Overall I was very, very happy. I had several goals, and the only goal that I didn't meet was getting up the warped wall that first night. I really wanted to press that buzzer. I also wanted to make it to the city finals because I definitely wanted another shot at getting my vision therapy message out there. I achieved that, and because I did, I felt really good about it.

The hanging spikes that I fell on—I didn't get a chance to see other people testing out that part of the course. That's where you need to pay attention: What did they do to fail or succeed? There are definitely tricks and strategies to every obstacle. Had I seen someone try it, I would've been more prepared for the swinging motion required.

That night I was scheduled to run around 11 or 11:30, but because it was raining so much, we had a three-hour delay and didn't get to run until about 3:30 in the morning. I'm 38 years old, by no means an 18-year-old, so I didn't necessarily feel tired, but I guess my body felt tired. I figured once I got to the hanging spikes it would be easy, but I guess I just didn't have the energy.

What do your patients and colleagues think of you competing?

My patients are very excited about me participating. A couple of them have purchased T-shirts, some of the younger ones want autographs and the older ones like to chat about it because they're really big fans of the show. It's been very positive from a patient standpoint. It's a neat little fact that we can talk about, and it doesn't consume too much of the exam, by any means.

My practice is comprised of my father-in-law (H. Andrew Ward, O.D.) and my wife (Patricia Ward Adams, O.D.). With two other associates (Hank Pardon, O.D., and Roger Jones, O.D.) there are five of us, all AOA members. They're very supportive and all want to know how I've done, what I'm up to, and they tease me a bit about going to work out at lunch. I don't hit the gym too hard, but about 45 minutes every day, so they'll see me running through the office in shorts and a cut-off shirt.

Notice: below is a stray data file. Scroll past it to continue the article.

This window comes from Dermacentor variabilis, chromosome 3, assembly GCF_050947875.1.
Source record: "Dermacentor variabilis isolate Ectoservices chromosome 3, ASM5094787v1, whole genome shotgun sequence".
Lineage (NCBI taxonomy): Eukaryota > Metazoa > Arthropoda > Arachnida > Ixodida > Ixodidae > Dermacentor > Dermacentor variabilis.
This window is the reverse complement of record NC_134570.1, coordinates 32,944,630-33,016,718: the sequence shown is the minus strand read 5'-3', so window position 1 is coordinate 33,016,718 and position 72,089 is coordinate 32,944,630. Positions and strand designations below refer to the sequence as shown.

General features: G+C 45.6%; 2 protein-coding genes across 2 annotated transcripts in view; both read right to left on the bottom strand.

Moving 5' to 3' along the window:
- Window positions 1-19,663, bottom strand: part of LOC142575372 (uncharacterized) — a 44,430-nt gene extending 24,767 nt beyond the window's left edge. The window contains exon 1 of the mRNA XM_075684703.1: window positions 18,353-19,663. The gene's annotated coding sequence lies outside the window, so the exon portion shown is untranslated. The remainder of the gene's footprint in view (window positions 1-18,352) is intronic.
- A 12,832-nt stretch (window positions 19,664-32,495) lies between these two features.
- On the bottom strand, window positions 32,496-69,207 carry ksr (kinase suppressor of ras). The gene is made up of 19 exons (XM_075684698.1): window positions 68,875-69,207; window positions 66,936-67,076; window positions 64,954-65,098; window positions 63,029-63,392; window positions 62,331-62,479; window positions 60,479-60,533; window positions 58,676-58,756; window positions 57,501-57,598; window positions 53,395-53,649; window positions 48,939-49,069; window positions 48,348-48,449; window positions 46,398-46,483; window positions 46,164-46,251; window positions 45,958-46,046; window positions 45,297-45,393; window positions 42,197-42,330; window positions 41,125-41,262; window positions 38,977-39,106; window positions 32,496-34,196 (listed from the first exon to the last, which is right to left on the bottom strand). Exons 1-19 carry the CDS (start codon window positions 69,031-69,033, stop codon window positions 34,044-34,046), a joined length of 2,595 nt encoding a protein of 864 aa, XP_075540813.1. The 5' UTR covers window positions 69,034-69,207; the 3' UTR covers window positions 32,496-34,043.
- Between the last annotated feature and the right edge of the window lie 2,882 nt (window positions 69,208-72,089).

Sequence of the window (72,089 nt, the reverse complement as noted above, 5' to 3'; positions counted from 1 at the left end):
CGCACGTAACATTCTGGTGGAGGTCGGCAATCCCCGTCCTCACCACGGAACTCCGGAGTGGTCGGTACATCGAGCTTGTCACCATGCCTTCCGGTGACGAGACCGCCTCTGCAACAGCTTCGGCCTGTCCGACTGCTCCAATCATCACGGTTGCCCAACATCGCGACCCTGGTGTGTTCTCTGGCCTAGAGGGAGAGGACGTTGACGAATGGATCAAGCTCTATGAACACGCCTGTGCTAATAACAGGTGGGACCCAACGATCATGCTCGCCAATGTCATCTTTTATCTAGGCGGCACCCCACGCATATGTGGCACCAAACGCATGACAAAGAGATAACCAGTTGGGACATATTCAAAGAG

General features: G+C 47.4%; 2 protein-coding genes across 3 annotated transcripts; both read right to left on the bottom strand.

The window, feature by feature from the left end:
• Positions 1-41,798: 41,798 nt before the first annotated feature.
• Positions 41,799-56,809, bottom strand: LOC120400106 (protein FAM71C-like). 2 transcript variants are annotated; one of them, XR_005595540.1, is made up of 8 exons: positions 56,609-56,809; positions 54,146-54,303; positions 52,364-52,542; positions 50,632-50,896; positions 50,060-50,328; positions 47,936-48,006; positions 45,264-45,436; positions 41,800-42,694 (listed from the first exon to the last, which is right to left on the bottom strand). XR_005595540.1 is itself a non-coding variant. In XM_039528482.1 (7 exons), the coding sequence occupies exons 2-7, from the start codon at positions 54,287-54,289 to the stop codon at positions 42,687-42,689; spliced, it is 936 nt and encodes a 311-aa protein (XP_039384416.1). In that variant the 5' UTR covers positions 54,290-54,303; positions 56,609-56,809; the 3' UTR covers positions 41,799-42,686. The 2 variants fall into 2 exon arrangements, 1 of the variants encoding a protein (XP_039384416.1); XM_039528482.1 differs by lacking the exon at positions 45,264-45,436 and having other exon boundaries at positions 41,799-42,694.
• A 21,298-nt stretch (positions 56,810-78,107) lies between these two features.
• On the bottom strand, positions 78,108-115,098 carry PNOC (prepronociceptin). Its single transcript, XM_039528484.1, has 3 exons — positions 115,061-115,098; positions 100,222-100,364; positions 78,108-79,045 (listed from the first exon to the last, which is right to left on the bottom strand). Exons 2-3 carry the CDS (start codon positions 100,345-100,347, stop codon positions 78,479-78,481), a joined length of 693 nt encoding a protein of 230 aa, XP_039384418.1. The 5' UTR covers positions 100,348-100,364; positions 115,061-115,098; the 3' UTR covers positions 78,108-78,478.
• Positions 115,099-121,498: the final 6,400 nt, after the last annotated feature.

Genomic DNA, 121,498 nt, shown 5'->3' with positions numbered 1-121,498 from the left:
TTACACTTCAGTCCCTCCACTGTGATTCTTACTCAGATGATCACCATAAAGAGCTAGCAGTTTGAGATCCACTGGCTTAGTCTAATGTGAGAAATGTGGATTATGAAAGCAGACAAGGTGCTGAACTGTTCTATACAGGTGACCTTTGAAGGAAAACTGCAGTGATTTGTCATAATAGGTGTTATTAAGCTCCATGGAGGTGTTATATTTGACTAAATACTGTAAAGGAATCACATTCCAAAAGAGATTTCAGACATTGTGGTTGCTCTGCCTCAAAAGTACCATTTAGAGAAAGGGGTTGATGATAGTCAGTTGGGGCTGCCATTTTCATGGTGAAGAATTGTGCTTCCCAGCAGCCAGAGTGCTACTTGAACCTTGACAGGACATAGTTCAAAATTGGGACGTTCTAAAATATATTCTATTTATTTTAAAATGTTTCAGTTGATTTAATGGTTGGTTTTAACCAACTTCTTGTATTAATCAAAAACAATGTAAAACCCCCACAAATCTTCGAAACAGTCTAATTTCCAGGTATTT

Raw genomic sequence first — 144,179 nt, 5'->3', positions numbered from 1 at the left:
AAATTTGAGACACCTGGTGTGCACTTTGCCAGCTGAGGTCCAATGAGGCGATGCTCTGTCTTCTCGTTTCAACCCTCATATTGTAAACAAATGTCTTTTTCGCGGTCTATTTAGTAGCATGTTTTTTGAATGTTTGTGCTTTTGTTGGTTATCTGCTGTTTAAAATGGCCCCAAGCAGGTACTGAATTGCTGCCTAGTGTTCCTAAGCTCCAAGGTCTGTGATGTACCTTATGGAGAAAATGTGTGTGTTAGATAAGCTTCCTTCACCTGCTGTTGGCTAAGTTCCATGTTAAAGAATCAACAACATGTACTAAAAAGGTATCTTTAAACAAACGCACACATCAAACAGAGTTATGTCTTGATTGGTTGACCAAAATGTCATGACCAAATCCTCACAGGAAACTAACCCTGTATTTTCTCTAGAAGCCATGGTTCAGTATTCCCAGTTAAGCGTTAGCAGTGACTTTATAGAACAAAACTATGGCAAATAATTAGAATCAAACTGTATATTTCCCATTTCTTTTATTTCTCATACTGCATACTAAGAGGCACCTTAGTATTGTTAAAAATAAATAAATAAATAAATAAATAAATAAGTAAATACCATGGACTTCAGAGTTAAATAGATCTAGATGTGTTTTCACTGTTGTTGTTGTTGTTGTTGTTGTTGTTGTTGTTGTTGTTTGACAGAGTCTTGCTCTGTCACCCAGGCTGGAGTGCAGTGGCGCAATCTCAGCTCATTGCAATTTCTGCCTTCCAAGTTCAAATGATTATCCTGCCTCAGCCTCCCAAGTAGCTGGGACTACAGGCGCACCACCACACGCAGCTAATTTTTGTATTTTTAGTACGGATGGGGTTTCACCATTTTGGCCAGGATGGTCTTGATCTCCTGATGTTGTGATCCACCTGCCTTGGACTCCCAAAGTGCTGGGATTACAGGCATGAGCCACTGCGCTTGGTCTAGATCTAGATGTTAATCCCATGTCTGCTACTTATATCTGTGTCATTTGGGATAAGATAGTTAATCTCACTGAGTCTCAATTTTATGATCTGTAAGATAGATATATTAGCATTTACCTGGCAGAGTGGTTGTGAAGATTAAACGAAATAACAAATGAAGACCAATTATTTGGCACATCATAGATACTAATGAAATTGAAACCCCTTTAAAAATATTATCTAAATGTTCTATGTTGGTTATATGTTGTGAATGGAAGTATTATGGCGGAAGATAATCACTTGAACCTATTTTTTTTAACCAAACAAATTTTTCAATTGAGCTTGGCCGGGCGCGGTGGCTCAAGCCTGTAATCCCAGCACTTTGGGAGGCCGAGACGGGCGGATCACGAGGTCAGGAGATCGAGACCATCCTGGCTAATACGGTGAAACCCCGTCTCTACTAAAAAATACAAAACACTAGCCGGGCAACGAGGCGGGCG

How do you find the time to exercise and train?

I'm at the gym every single day to do pullups and upper-body workouts. I use my lunch break for that. After work, I'll go and do rope climbing at the gym, or before work I'll drop the kids off at school and then go to the gym before my 8 a.m. patient.

I try to talk to my patients about fitness—"American Ninja Warrior" is a great way to bring it up. This country definitely needs a catalyst like American Ninja Warrior, something in peoples' lives that motivates them to become healthy. I encourage my patients to join Tough Mudders or Spartan races, some of these running competitions that give them something to work toward. American Ninja Warrior is what motivated me, but for someone else, that's not their cup of tea, so maybe they're into cycling, and I encourage them to get out and do it. I try to have a chat with my patients and segue into fitness.

See more

  • Click here to watch the full episode at NBC.com.
  • Click here to watch Dr. Adams' American Ninja Warrior entry video.

June 22, 2016